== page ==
By Lori Hope Baumel
Originally appeared in Around Wellington Magazine on February 1, 2014
“Peoples is peoples… frogs is peoples”
– From the film The Muppets Take Manhattan
As your cultural arts columnist since April 2013, I have been fortunate to meet a wide variety of noted artists, performers, writers, curators and other well-known personalities that I would not have had the opportunity to converse with without my press pass. Of course, meeting creative people is what interests me most about writing for this column.
In December, I wrote several articles about the Miami Book Fair International (MBFI). The interviews were conducted by appointment either by telephone or in the pressroom on the day I went to the fair. I found that the authors at the MBFI were just as nervous about meeting me as I was of them. Of course, as a member of the press, I intended to reprint their thoughts and comments as accurately as possible. Too often the media twists their words and intentions causing a tremendous mistrust between interviewee and interviewer. Granted, that really is something to be nervous about.
On the other hand, I did not want to appear ignorant. I chose my questions carefully and assured each author that the purpose of my interview was to promote their work and get to know them better. In this case, I had the luxury of choosing authors whose work I enjoyed and admired. To me, they were celebrities. Admittedly, I was slightly starstruck. But after I finished my seventh interview I was reminded of the fact that they’re “just people.” We all snacked from the same buffet together and washed up in the same restroom. I realized that “going on the road” to promote their work was just part of their job.
The more people I meet, the more places I experience, the more I satisfy my insatiable curiosities about life. I ground myself by reflecting on the fact that everything that surrounds me, beautiful or otherwise came from the minds and physical labor of people. People like you and me.
Carolyn Stanford, vocal coach and professor at the University of Miami had a plaque on her studio wall that read, “The longer I live, the longer I live.” During my undergraduate training, I visited her studio once or twice a week as a piano accompanist for some of her students. Occasionally, I’d gaze at the plaque. It was placed next to several photographs depicting her days as a world-renowned opera singer. In my younger days, I didn’t take those words very seriously, but as time passed, I started to get it… “The longer I live, the longer I live.” Over the years, I appreciate learning and traveling much more. I am in constant amazement of those who can cultivate their talents and share them with me. I have also learned that “famous” doesn’t necessarily mean talented and talent doesn’t necessarily bring you fame.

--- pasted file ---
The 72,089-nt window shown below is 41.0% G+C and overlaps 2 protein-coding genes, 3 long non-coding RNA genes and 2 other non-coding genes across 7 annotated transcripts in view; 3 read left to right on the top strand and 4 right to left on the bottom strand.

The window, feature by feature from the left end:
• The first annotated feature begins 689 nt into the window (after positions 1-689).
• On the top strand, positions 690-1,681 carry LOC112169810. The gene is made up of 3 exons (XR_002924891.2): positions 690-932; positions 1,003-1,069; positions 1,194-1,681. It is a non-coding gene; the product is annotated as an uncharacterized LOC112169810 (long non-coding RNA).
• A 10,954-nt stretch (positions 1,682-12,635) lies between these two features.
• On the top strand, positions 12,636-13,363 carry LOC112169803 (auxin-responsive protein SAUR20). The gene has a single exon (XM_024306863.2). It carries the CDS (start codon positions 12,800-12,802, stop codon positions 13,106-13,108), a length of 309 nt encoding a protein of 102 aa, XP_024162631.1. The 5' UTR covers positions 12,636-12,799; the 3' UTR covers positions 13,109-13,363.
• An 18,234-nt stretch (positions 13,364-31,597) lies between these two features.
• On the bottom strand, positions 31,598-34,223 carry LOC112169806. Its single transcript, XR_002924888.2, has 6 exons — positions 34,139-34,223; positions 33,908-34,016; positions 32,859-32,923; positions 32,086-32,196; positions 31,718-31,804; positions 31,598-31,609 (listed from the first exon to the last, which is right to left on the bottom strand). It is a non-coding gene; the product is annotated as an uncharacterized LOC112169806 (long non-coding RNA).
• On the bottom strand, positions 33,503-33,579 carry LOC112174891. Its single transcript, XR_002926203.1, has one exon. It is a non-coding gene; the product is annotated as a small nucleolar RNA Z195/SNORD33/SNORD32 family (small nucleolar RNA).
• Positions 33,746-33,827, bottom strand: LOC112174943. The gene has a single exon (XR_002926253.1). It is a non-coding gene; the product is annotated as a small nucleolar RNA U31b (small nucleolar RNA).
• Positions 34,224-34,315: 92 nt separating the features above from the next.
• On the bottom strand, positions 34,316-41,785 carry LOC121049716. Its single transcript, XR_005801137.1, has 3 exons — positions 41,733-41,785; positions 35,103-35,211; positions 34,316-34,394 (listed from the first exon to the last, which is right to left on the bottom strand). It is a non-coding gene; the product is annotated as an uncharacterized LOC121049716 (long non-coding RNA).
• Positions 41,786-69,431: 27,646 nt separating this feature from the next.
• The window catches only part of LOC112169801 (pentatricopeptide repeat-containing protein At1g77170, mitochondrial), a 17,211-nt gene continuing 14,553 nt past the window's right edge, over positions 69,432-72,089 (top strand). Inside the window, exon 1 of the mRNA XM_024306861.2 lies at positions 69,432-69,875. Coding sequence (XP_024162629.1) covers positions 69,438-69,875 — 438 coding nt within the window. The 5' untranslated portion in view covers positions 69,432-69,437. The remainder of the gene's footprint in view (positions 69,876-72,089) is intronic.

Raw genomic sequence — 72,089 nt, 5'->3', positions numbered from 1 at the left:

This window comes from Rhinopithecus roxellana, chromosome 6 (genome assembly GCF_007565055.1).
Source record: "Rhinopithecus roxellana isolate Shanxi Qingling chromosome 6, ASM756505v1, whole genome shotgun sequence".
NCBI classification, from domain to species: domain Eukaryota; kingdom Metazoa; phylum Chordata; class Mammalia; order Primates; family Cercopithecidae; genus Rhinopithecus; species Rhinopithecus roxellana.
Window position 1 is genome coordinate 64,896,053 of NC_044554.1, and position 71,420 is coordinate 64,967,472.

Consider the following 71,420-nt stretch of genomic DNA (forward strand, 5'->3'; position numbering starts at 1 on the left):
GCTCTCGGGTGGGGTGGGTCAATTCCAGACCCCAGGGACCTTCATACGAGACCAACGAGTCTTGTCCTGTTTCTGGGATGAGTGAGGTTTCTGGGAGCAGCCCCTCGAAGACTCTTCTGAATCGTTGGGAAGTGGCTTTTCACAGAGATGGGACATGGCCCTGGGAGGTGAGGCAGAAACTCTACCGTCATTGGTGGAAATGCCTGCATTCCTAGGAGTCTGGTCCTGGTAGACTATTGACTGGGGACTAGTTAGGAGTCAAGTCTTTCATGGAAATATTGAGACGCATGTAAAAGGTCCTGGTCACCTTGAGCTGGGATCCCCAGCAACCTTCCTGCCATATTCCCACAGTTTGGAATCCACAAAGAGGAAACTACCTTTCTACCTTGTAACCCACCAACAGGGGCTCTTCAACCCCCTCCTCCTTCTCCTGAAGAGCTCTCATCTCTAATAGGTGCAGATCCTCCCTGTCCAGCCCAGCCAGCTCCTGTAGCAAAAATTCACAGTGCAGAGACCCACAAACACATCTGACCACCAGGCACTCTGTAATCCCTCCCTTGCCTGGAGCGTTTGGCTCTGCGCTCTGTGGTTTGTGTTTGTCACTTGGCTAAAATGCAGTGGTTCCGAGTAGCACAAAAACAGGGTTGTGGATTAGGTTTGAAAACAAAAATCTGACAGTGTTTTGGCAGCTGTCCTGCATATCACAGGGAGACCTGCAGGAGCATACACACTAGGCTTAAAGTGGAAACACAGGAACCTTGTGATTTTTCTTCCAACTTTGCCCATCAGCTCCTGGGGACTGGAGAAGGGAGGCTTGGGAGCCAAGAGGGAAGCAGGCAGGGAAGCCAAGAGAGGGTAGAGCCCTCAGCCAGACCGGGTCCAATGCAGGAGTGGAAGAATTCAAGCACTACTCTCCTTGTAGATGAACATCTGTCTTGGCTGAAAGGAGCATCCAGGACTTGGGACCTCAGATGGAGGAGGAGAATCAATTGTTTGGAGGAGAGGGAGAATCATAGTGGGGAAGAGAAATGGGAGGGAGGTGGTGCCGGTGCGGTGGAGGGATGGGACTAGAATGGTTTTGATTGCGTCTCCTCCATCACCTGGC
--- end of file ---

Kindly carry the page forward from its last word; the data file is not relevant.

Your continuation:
For a majority of notable figures, fame and notoriety have a very short shelf life. Opera singers hone their craft until they are about 35 years old and, if they are lucky, they are privileged to perform at their peak for about 20 years. After that, they often teach within a system of higher education. Then there are the one-hit wonders, a term occasionally used to refer to an artist, who is best known for a single work. Examples in literature include Harper Lee’s novel, To Kill A Mockingbird and author Margaret Mitchell whose first and only novel was Gone With The Wind. Did their careers fail, or did they simply reach their goal and felt satisfied?
In this column I will leave you with questions instead of answers:
What are you noted for? Do you have a talent of your own? Do you run an organized household? Are you a creative cook? Are you a loving parent or grandparent? What are you proud of? What are you passionate about – what puts a fire in your belly? Does it necessarily bring you fame and fortune or simply put a roof over your head and food on your table… does it matter?